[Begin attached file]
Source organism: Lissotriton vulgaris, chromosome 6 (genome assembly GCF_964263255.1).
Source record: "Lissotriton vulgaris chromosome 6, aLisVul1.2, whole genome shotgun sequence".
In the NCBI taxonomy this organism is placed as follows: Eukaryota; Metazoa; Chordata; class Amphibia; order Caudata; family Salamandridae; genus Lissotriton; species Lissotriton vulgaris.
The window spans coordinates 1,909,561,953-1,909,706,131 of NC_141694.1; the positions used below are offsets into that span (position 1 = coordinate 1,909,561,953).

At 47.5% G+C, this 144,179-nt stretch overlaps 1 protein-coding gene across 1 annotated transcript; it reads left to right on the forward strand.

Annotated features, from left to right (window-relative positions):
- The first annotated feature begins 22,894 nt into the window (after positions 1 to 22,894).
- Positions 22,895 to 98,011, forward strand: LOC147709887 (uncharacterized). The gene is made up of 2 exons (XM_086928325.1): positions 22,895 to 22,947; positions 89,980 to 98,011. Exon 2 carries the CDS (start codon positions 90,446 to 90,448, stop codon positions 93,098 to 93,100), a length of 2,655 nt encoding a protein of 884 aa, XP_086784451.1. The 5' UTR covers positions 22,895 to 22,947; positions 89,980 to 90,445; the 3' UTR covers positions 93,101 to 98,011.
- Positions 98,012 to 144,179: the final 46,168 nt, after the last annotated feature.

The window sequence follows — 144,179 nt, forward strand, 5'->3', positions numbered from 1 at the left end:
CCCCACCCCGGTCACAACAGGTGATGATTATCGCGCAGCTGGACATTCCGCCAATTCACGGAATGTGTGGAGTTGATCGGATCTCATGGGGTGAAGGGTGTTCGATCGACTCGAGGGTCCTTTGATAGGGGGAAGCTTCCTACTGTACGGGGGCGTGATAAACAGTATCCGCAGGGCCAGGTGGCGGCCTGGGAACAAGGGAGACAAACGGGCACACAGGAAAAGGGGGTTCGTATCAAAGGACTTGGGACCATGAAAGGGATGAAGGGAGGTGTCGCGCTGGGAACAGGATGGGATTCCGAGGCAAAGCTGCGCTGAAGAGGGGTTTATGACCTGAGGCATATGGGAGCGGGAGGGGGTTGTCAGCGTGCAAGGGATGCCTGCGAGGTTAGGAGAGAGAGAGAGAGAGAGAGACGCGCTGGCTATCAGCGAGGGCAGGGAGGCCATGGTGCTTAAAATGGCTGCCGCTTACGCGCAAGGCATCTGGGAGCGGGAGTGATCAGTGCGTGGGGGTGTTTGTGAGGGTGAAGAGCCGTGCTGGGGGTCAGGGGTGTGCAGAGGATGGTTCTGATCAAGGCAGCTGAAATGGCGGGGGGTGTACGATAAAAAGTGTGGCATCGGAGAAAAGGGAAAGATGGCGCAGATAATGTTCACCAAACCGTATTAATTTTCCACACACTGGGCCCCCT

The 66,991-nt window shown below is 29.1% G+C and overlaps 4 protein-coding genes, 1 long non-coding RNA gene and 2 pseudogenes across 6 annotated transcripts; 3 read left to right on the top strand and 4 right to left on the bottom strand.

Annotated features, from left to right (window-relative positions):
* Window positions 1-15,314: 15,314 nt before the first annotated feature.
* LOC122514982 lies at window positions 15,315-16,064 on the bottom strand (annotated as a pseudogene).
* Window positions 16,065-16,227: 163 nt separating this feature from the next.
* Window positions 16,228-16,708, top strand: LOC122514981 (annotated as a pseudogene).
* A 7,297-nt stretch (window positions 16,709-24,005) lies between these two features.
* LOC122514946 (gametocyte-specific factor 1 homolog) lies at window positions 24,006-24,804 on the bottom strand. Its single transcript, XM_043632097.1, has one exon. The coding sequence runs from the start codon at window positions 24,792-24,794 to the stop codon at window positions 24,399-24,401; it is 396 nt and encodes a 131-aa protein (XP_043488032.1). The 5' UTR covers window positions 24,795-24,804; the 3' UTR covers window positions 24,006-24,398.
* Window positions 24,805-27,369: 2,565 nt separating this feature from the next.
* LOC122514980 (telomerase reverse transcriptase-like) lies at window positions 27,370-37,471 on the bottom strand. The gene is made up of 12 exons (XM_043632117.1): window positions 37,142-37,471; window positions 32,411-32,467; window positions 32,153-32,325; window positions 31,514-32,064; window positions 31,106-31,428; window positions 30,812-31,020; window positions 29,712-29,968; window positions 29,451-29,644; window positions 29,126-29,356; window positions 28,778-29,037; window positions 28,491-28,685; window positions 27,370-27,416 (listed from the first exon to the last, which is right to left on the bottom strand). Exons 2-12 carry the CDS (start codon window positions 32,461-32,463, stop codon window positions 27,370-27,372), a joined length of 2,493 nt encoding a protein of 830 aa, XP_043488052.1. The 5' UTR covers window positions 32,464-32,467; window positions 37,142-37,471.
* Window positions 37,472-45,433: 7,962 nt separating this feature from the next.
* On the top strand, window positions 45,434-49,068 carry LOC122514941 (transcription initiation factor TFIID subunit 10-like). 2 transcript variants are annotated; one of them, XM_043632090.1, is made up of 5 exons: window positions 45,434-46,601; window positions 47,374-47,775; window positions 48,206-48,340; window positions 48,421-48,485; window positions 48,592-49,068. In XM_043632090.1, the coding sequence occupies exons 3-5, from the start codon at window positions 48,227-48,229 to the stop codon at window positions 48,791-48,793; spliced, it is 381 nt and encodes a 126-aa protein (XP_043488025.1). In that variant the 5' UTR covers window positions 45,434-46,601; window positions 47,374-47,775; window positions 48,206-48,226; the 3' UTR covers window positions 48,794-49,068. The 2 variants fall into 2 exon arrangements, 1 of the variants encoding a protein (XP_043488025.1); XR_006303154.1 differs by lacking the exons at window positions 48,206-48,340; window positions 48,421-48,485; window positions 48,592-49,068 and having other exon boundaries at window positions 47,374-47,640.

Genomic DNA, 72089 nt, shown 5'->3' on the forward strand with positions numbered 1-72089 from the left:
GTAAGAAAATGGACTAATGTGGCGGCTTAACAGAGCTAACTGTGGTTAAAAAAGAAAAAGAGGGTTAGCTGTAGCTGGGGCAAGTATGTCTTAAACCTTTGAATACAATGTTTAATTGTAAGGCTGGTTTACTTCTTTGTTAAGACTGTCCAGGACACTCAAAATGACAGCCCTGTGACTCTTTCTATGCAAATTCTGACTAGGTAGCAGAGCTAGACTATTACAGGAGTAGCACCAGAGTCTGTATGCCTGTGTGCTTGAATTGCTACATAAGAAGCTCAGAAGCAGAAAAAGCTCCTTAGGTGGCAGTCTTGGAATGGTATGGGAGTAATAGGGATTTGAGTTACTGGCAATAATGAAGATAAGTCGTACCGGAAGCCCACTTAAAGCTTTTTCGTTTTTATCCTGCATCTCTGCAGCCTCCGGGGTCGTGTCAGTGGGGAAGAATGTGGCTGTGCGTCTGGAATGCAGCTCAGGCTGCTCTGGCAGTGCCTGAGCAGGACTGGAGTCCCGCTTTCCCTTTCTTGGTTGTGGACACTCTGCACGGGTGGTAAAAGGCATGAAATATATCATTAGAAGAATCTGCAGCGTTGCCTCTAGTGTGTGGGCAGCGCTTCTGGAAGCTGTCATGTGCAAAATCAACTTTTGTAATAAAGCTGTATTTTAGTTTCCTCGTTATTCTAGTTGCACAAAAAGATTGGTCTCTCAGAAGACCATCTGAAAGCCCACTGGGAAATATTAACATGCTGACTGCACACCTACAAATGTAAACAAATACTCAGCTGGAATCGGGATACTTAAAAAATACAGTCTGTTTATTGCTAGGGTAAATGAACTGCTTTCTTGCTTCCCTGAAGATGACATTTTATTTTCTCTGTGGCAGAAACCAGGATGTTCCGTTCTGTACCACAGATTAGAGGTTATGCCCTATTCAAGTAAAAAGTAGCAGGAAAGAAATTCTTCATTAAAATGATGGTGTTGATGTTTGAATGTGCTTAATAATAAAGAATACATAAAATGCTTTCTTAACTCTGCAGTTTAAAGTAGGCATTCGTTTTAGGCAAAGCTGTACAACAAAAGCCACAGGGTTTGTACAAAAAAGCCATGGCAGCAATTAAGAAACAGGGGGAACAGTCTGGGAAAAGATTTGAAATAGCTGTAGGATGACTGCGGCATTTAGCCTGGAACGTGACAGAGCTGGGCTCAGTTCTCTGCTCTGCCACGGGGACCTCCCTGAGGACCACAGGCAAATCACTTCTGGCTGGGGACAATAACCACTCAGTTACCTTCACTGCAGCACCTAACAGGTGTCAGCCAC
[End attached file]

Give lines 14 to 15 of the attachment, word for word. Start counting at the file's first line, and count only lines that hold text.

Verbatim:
* Window positions 1-15,314: 15,314 nt before the first annotated feature.
* LOC122514982 lies at window positions 15,315-16,064 on the bottom strand (annotated as a pseudogene).